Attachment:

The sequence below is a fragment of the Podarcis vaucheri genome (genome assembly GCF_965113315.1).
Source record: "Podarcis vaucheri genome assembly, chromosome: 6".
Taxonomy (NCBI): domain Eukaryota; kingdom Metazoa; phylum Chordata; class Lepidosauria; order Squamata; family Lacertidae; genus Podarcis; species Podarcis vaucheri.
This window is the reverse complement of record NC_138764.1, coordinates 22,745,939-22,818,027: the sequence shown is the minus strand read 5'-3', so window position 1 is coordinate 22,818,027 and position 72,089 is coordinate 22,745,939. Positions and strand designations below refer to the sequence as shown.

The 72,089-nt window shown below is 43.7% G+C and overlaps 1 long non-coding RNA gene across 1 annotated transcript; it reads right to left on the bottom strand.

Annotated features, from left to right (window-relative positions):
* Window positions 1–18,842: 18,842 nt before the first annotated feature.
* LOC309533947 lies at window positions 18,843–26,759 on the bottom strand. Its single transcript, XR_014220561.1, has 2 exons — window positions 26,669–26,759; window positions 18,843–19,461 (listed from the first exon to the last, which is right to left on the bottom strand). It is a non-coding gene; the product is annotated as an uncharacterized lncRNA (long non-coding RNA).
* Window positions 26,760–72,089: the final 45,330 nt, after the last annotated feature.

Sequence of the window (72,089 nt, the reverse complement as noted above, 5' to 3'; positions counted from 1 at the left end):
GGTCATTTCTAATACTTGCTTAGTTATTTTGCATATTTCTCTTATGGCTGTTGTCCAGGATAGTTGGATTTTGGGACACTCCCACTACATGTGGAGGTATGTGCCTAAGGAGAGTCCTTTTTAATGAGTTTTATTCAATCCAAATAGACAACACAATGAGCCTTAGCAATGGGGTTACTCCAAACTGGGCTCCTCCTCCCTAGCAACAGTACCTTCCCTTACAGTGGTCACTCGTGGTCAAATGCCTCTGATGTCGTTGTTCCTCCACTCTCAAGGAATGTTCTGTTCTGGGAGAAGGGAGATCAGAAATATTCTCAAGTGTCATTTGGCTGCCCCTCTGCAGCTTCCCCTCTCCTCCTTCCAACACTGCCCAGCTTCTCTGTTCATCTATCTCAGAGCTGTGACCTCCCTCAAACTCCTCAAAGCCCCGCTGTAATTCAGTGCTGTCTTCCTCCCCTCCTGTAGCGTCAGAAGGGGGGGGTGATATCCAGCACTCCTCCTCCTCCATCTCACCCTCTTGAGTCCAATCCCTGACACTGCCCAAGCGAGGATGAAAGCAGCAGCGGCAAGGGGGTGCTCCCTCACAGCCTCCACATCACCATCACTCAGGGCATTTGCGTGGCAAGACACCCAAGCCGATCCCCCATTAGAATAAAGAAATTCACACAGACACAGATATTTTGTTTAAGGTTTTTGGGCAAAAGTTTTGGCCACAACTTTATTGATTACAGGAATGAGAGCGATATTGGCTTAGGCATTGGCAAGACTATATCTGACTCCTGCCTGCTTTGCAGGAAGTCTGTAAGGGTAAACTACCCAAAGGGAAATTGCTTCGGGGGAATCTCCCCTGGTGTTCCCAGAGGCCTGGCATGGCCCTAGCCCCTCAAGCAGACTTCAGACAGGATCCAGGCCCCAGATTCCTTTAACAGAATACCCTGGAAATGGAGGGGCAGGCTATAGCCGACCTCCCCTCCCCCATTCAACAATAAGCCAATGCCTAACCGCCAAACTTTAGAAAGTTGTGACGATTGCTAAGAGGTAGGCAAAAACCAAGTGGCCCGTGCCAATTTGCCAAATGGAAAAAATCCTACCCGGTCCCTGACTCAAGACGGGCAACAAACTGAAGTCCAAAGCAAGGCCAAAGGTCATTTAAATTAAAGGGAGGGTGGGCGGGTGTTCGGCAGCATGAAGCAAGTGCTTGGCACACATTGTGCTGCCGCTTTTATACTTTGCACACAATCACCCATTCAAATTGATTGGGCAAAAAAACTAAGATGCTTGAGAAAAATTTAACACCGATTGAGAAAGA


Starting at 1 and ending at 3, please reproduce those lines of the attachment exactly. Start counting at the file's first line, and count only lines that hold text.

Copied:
The sequence below is a fragment of the Podarcis vaucheri genome (genome assembly GCF_965113315.1).
Source record: "Podarcis vaucheri genome assembly, chromosome: 6".
Taxonomy (NCBI): domain Eukaryota; kingdom Metazoa; phylum Chordata; class Lepidosauria; order Squamata; family Lacertidae; genus Podarcis; species Podarcis vaucheri.